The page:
Dulzin Criticizes Bronfman for Proposing That the U.S. Repeal the Jackson/vanik Amendment
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Dulzin Criticizes Bronfman for Proposing That the U.S. Repeal the Jackson/vanik Amendment

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Leon Dulzin has sharply criticized World Jewish Congress president Edgar Bronfman for proposing that the U.S. repeal the Jackson/Vanik amendment to the 1974 Foreign Trade Act as a gesture toward the Soviet Union that might induce it to ease restrictions on Jewish emigration.

Dulzin, chairman of the Jewish Agency and World Zionist Organization Executives, called Bronfman’s suggestion in a recent op-ed page article in The New York Times “irresponsible and seriously flawed.”

Speaking at the weekly meeting of the WZO Executive yesterday, Dulzin said proposals such as Bronfman’s were especially grave in view of the Soviet reaction to the international conference on Soviet Jewry held in Jerusalem earlier this year, which was to set up the “Anti-Zionist Committee of the Soviet Public.”


The amendment, co-sponsored by Sen. Henry Jackson (D. Wash.) and Rep. Charles Vanik (D. Ohio), linked most favored nation trade status for the Soviet Union and other Communist bloc countries to their emigration policies.

Bronfman argued that repeal of the amendment might be viewed as a good-will gesture by the Soviet authorities and induce them to allow more Jews to leave. Jewish emigration from the USSR has been slowed almost to a halt this past year and many sources have suggested that it will increase only if U.S.-Soviet relations improve.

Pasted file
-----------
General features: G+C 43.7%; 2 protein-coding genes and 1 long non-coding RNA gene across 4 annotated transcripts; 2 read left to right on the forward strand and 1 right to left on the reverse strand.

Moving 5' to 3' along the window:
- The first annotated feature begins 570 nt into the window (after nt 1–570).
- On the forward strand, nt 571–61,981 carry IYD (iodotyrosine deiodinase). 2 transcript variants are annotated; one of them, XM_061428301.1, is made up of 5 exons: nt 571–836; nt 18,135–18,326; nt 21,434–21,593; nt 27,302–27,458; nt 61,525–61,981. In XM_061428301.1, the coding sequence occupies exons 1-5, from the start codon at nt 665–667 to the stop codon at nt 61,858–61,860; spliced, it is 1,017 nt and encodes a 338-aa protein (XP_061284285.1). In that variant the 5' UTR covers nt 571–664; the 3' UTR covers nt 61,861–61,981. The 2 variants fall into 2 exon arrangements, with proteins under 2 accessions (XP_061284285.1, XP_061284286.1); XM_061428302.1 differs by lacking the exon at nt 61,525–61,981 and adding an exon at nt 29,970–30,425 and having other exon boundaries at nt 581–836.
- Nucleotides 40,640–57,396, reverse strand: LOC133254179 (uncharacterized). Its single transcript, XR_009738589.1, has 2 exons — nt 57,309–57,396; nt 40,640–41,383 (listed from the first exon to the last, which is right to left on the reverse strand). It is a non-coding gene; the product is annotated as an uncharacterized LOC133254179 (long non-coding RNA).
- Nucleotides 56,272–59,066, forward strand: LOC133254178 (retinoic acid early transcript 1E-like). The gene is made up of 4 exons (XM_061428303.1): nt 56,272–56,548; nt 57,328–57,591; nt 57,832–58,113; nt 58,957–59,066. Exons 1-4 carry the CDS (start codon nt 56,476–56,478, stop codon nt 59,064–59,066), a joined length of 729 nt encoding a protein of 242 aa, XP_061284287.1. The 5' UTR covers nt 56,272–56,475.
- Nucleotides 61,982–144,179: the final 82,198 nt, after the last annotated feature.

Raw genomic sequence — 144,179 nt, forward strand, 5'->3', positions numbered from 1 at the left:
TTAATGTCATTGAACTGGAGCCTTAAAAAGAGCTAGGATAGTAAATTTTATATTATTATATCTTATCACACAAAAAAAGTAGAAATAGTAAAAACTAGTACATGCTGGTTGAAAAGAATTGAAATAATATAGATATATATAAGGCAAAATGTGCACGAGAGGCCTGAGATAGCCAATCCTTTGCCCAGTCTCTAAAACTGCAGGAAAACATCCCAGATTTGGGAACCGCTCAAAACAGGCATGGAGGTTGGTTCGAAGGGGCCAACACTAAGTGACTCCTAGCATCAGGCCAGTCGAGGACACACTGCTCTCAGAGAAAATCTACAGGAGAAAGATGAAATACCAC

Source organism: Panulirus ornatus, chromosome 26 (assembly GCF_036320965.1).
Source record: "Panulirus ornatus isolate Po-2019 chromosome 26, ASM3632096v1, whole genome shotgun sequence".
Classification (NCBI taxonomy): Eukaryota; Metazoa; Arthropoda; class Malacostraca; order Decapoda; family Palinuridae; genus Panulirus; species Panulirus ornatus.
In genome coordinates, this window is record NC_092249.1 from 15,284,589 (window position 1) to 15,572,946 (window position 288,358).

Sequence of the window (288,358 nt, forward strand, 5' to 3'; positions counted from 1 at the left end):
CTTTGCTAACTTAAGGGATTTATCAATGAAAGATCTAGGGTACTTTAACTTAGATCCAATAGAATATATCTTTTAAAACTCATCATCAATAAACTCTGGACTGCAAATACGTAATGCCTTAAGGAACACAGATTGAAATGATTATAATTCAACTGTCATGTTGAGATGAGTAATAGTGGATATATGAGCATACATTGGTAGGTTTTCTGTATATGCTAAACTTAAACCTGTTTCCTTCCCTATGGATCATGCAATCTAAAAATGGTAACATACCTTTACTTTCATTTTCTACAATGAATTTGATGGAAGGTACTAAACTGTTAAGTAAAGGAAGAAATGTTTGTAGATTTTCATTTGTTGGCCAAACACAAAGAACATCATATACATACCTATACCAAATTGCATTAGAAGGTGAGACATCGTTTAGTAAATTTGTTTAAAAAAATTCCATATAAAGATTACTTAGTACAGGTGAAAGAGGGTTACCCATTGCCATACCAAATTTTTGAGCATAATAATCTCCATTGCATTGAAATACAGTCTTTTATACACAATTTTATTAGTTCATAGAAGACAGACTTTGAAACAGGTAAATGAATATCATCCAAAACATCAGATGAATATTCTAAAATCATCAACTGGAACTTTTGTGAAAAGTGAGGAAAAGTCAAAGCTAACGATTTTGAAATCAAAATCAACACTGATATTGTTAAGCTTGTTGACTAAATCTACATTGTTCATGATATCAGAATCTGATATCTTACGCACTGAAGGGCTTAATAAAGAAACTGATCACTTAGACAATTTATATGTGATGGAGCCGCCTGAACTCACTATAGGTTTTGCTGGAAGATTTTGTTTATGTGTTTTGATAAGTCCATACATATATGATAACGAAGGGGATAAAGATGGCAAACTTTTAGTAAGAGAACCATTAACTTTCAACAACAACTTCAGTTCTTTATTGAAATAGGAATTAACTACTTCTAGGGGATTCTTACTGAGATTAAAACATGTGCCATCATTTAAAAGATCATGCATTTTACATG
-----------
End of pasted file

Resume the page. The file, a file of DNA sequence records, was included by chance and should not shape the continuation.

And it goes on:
Dulzin said he would invite Bronfman to a session of the Executive to discuss the issue raised in his article. Jewish Agency Treasurer Akiva Lewinsky and Eli Tavin agreed that the matter should be discussed with Bronfman and urged all Jewish organizations to adopt a unified line toward the USSR.


(Morris Abram, chairman of the National Conference on Soviet Jewry, also reacted critically to Bronfman’s proposal in a letter published in The New York Times today. According to Abram, the call for repeal of the Jackson/Vanik amendment “could not have come at a more unfortunate time. ” He noted that “in the very week Bronfman recommended unilateral U.S. concessions as’a sign of good will’, Deputy Assistant Secretary of State for Human Rights Charles H. Fairbanks, Jr. warned that this new Soviet (anti-Zionist) committee is a part of stepped-up anti-Semitism campaigns which emanate from the central government” of the USSR.

(According to Abram, “The Jackson/Vanik amendment was one response to the impetus which Soviet anti-Semitism added to the desire of Soviet Jews to be repatriated to Israel, despite the great personal risk involved … It is unseemly to respond to Soviet threats of repression by instant calls to examine what America is doing wrong.”)

Dulzin, who just returned from a brief visit to Mexico on behalf of the Keren Hayesod, told the WZO Executive that despite the difficult economic situation in that country, the Jews there continue to donate to the fund.

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